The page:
Hiking Trail Journals
Appalachian Trail 2003 -
Entry #88 - July 8, 2003
A pretty boring day for hiking. This area is
mostly ridge walking. We've heard about the horrible rocks in Pennsylvania
since we started, but at least they don't seem to be so bad yet.
There have been some pretty wicked areas, though.
Andy hiked in front of me most of the day. We
were up on the ridge and he was about 15 yards ahead. All of a
sudden I heard a rattling and leaves brushing and looked up to
see Andy jumping around on the trail. He'd seen a rattlesnake!
I asked if it was still there and walked up to see it. It had slithered
into the brush and was just laying there. Didn't rattle anymore,
just kept going after a bit. So now I guess we've seen most of
what we were waiting for. Would be neat to see a mountain lion
-supposedly they're around. Well, maybe not so far north. A bobcat,
perhaps? And there's always the moose when we get up to Maine.
Did about 19 miles today. Weren't sure we were
going to find a place to set up the tent, and thought we might
have to do another 7 to the shelter. Did find a spot though, and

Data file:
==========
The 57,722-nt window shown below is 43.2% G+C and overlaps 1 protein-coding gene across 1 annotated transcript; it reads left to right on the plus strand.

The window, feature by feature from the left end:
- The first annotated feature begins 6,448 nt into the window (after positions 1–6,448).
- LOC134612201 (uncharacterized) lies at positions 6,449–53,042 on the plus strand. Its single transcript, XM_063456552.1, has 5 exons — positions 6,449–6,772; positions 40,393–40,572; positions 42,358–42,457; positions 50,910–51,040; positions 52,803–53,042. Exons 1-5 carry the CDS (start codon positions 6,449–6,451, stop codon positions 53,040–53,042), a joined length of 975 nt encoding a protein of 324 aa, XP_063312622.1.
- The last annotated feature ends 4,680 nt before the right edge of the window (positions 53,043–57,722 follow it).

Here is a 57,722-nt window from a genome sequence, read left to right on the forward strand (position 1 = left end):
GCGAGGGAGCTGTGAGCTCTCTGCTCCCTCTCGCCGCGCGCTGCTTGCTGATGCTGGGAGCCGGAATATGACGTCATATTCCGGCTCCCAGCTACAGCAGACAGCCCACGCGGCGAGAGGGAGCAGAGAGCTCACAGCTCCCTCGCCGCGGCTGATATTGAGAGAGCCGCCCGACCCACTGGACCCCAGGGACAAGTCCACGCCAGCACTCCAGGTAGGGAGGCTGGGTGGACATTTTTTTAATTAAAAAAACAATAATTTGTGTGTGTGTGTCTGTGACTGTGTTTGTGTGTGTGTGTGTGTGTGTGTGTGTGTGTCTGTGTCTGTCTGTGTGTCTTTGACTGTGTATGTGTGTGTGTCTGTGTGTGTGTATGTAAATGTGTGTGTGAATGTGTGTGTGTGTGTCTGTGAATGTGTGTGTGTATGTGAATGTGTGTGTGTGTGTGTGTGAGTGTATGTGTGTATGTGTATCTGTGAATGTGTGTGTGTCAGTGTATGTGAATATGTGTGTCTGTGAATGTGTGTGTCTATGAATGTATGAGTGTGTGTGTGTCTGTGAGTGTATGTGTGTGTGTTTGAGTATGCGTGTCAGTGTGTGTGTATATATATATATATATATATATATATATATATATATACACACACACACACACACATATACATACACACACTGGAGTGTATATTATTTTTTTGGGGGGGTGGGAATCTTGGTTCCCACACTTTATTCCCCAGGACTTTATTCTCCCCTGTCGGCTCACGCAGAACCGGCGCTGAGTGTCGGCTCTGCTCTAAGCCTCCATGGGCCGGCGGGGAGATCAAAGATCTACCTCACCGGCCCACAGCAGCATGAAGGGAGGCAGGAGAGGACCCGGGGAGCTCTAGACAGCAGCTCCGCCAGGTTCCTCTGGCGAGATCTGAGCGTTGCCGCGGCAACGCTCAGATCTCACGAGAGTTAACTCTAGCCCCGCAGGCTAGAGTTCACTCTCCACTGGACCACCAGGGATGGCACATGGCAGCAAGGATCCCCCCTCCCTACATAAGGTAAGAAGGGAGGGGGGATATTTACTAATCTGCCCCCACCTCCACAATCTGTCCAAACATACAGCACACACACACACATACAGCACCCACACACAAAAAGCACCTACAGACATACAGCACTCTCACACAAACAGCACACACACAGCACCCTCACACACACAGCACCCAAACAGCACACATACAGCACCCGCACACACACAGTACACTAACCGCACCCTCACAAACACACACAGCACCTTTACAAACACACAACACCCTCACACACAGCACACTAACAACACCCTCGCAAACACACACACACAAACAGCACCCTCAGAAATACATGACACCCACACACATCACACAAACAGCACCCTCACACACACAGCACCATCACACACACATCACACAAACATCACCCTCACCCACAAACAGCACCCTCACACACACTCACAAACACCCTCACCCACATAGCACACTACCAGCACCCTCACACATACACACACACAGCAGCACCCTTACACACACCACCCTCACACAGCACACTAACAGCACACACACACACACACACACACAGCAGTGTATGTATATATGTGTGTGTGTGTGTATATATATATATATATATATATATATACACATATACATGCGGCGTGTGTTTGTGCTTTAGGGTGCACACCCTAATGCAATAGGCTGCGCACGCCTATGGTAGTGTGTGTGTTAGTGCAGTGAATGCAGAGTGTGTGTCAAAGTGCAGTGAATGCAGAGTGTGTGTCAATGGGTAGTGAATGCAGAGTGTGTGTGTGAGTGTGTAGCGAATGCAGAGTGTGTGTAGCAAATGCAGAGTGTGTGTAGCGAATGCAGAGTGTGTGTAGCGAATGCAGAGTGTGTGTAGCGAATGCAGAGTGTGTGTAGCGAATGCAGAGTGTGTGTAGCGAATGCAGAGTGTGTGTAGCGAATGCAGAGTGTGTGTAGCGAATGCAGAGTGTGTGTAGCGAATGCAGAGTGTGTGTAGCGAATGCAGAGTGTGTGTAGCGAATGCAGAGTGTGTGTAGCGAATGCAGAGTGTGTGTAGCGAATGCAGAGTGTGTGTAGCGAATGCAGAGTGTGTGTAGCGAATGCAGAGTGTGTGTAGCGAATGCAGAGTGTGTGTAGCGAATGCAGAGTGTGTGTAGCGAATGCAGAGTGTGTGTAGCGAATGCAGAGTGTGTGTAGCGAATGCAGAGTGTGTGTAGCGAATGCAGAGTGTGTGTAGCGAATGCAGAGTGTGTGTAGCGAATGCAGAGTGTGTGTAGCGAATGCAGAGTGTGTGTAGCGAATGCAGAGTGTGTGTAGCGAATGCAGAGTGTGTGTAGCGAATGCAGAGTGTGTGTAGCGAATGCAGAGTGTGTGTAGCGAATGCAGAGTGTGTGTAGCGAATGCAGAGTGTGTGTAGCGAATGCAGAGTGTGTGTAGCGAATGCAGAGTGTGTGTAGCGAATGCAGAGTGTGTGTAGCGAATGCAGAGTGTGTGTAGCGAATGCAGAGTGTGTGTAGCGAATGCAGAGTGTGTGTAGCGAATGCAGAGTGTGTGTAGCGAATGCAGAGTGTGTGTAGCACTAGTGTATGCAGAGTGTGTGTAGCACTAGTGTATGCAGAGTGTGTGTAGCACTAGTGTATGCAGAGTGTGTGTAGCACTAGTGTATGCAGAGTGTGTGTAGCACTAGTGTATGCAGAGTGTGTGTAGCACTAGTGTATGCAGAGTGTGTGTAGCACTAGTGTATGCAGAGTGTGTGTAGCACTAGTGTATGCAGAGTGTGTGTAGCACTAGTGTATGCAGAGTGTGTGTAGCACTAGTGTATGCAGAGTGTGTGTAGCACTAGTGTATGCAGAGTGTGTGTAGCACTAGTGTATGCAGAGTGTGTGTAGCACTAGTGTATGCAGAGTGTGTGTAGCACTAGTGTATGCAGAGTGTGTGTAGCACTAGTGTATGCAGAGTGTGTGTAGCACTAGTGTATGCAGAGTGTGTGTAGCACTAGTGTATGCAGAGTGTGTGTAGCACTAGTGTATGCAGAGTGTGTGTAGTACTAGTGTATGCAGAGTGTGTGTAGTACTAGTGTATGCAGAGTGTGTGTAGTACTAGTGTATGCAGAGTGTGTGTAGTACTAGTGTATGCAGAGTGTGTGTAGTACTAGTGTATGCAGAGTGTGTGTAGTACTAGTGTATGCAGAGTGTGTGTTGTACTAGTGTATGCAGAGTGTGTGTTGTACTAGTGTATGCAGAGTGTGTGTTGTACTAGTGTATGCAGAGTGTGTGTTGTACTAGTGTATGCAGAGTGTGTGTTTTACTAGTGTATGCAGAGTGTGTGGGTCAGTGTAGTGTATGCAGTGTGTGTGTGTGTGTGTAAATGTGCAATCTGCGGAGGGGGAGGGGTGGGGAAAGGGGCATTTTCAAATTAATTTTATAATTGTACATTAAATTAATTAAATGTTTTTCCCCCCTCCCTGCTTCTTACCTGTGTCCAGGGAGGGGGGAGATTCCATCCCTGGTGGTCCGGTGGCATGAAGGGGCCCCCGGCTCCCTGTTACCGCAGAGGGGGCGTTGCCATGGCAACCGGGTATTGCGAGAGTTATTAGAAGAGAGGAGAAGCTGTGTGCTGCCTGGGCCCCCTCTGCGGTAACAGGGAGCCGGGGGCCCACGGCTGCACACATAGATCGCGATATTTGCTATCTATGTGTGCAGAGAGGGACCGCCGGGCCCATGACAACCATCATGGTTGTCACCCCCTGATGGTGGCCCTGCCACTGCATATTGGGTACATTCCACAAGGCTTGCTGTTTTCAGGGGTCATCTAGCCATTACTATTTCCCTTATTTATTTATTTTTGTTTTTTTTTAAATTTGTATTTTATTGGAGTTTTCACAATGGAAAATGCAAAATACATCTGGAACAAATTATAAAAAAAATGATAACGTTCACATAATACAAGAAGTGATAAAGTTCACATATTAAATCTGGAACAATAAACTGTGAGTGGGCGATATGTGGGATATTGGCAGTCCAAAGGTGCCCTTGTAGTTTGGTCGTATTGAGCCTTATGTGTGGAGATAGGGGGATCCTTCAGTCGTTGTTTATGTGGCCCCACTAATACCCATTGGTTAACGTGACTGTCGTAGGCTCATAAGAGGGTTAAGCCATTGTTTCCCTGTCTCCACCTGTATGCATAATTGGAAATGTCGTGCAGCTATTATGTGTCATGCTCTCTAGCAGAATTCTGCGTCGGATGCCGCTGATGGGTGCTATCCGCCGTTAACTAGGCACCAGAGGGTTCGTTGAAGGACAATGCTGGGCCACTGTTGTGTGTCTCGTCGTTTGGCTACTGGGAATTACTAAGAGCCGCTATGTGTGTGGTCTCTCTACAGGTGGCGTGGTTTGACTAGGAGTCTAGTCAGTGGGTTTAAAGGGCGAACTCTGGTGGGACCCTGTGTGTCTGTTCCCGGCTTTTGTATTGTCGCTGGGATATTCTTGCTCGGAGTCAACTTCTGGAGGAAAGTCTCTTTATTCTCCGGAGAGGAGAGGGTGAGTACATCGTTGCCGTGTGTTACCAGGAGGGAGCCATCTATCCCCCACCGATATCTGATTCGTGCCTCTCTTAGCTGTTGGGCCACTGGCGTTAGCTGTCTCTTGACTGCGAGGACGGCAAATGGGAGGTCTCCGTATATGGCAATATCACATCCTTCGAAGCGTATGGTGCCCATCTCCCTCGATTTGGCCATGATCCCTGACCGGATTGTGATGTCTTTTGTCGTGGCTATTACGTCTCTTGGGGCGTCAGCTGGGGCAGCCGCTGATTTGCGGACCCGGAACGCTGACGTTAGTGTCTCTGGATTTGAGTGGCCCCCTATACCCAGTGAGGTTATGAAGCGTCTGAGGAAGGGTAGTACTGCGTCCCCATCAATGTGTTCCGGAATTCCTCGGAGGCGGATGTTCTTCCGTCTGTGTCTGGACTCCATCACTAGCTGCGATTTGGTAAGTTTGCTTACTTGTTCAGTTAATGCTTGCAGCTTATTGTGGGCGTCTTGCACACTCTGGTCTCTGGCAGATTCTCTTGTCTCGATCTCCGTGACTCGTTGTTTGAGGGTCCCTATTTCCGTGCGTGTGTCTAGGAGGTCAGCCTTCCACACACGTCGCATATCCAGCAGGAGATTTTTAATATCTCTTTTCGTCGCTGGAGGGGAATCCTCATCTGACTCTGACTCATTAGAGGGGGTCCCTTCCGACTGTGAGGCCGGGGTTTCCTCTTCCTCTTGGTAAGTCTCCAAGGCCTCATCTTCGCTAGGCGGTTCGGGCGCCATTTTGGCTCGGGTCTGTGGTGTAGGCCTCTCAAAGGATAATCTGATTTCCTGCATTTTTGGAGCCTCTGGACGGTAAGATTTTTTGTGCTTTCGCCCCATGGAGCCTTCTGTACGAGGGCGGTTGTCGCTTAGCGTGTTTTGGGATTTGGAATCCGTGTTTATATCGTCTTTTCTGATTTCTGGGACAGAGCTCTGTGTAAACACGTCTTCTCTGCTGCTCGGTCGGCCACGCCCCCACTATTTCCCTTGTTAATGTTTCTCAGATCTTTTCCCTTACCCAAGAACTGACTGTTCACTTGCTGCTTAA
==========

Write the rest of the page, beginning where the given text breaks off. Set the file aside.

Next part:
there's even some water about 5 minutes away. Camped here with
Stonehenge. We've decided to go into Pine Grove tomorrow and hopefully
will be able to relax in an air-conditioned room. Right now I'm
thinking of laying in bed with a pint of ice cream and watching
TV all day.
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Preparing to Hike
the Appalachian Trail?
Commonly used guides by A.T. thru-hikers
include the Appalachian
Trail Guides (published by the Appalachian Trail
Conference), the Appalachian
Trail Thru-Hiker's Companion, and the Appalachian
Trail Data Book. The guide series includes a guide
for each section, along with a series of trail maps. The
Thru-Hiker's Companion has helpful info on towns, shelters,
and water. The Data Book has basic distance info for road
crossings, shelters, and other features. All are excellent
tools for use during a long distance hike.